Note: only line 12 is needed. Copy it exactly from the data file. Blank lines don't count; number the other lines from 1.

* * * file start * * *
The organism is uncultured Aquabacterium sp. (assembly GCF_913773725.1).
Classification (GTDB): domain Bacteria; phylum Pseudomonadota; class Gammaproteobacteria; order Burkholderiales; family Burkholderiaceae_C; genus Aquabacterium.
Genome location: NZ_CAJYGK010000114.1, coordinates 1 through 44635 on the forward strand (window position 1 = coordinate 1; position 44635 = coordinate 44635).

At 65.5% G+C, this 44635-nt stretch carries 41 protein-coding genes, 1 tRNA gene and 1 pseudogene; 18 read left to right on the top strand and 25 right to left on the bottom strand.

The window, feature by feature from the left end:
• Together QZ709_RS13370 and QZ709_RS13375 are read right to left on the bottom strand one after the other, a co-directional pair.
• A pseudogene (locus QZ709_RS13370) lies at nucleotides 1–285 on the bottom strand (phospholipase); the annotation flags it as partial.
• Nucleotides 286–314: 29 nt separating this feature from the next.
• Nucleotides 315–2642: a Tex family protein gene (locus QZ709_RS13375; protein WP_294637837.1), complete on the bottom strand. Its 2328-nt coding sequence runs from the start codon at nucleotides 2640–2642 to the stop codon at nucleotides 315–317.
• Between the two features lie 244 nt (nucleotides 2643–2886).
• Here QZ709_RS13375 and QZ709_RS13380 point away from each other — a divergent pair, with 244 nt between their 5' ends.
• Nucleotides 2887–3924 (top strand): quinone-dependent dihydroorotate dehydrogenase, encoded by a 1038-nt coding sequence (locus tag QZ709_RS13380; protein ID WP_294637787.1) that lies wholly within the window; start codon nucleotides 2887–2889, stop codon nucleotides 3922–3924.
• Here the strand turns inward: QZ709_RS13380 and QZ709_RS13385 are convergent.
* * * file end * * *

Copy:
• Nucleotides 2887–3924 (top strand): quinone-dependent dihydroorotate dehydrogenase, encoded by a 1038-nt coding sequence (locus tag QZ709_RS13380; protein ID WP_294637787.1) that lies wholly within the window; start codon nucleotides 2887–2889, stop codon nucleotides 3922–3924.